Tag: new music

Kingston12 Programming Notes

Kingston12 Digital Radio is a 24/7 reggae music channel
(It is available at kingston12.net and on TuneIn/Simple Radio Apps)
Special Programs
Weekly New Releases – Fridays (9:00 PM – 12:00 AM)
Every Friday night on Kingston12: Conscious Reggae Party host Sydney White introduces listeners to the latest reggae releases from countries around the world where reggae music is produced. Artists from Jamaica, Hawaii, Germany, New Zealand and Great Britain are regulars in the playlists. We introduce new music from new artists and the new stuff from the veterans. Remember, if it’s Friday – you will always discover something new and really special at Kingston12.net

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Friday Night Dancehall Session (12:00 AM – 4:00 AM)
This is an opportunity for multi-DJs to show-off their mixing skills in classic Dancehall mixing. We keep clean, we keep it cultural.
King Viper Sound Presents: Live Dancehall Session – Saturdays (10:00 PM to 4:00 AM)
King Viper Sound System

Tune in to King Viper Sound – the US east coast #1 reggae and dancehall Sound System – heard live on digital radio at kingston12.net every Saturday night form 10:00 PM to 4:00 AM. DJ Lulu, Kevin, the Fluffy Diva and the crew take you into the real world of Jamaican Dancehall.
During this six-hour session, listeners get to enjoy dancehall music in its purest form. The play-list may range from the early nineteen sixties music to releases from the Friday prior to the air date.
The King Viper Reggae Gospel Trane – Sunday (3:00 PM to 7:00 PM)
Every Sunday Fada Lulu and the King Viper crew journey deep into the Jamaican countryside to take you “live” into the Jamaican church. The blend and mix of reggae gospel with other Caribbean and African-based religious songs are presented in a way that transport you mentally to a real Jamaican church on a Sunday night.

Introducing Zap-Pow to the Next Generation

In 2004 VH1 Cable Television channel produce a television show called Bands Reunited – hosted by Aamer Haleem (Canadian radio and television personality). The show documented attempts of reunion of formerly popular musical ensemble for a special concert. On a typical show, the crew would go out and hunt down the ex-members of the band (often at first in disguise) one-by-one, and convince them to agree for the one-time concert. Each band member was then interviewed, usually focusing on the reasons they left the band. In most cases band reunions happen because someone makes this kind of effort to put the members back together. In other cases reunions can be an excuse for desperate, sometimes “down and out” musicians to attempt to re-live the “glory days”.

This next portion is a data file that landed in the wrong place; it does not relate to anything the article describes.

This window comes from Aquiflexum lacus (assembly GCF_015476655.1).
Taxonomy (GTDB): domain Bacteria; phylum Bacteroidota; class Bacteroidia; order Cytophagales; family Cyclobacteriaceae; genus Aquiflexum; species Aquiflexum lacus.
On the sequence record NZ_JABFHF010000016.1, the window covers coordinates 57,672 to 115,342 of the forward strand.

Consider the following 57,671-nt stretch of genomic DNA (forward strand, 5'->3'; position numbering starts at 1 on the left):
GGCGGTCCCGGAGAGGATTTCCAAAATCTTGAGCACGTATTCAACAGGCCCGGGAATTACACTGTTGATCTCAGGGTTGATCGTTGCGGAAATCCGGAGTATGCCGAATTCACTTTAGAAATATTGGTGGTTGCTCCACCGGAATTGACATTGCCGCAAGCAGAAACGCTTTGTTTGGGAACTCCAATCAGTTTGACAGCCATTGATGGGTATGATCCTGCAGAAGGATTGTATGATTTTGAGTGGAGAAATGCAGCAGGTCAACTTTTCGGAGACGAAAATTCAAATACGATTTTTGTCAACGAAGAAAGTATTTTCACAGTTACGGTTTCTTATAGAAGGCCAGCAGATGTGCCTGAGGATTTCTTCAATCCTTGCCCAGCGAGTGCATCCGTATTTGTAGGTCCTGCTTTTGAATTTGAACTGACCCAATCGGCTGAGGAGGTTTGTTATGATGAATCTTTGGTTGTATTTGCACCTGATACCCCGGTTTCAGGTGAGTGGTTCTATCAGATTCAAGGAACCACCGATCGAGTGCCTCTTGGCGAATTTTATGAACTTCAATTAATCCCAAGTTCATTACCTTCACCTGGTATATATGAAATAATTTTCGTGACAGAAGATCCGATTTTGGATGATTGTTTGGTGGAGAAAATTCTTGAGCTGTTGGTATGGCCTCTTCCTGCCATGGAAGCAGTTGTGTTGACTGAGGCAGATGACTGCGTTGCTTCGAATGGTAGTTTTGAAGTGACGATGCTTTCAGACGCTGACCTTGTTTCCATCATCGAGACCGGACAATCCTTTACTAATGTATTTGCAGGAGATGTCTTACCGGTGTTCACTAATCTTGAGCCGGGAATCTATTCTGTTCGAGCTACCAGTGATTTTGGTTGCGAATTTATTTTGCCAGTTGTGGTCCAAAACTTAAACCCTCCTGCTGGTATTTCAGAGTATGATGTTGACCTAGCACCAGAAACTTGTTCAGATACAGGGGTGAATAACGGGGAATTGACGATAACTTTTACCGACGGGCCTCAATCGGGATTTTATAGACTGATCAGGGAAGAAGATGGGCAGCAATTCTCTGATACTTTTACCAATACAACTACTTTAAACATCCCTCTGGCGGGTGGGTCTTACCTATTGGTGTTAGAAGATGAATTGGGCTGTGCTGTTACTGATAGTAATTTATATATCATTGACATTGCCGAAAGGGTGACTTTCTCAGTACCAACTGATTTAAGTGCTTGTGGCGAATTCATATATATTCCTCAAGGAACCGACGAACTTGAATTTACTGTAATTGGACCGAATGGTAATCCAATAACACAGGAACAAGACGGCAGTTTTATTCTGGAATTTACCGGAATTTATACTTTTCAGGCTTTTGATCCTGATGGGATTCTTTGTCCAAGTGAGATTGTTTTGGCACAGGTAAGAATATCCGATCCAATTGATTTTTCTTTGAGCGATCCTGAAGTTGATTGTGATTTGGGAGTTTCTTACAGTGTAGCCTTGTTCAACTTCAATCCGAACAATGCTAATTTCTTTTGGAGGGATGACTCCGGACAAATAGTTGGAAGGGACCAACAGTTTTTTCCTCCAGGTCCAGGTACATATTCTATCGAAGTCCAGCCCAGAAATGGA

The 2016 revival of the legendary reggae band Zap-Pow was different. Although these band members had been apart since 1979, they never really left each other. Over the years they played together in recording sessions and in backing bands as part of the rhythm section for some of Jamaica’s most prominent touring reggae artists. Thus for original band members Dwight Pinkney (guitar), Glen DaCosta (tenor sax), Richard “T Bird” Johnson (keyboards) and Leebert “Gibby” Morrison (bass) getting back together was as easy as saying to each other “it’s time to do this”. The most difficult decision they had to make was selecting the complement of young musicians and singers to complete the band.

Dwight Pinkney

Zap-Pow was originally formed in 1969 and had a ten-year run to 1979. During those years the other prominent members of the band included Beres Hammond on lead vocal, the legendary David Madden (trumpet) and Larry McDonald (congos). Over the years other well-known artists that performed with Zap-Pow included: Max Edwards (drums), Mike Williams (bass), Joe McCormack (trombone), Vin Gordon (trombone) Danny McFarlane (keyboards) and Cornel Marshall (drums). Among the singers who performed with the band were Jacob Miller (Inner Circle), Winston “King” Cole (Winston “Mr. Fixit” Francis) Bunny Rugs and Milton “Prilly” Hamilton (both former front men for Third World Band).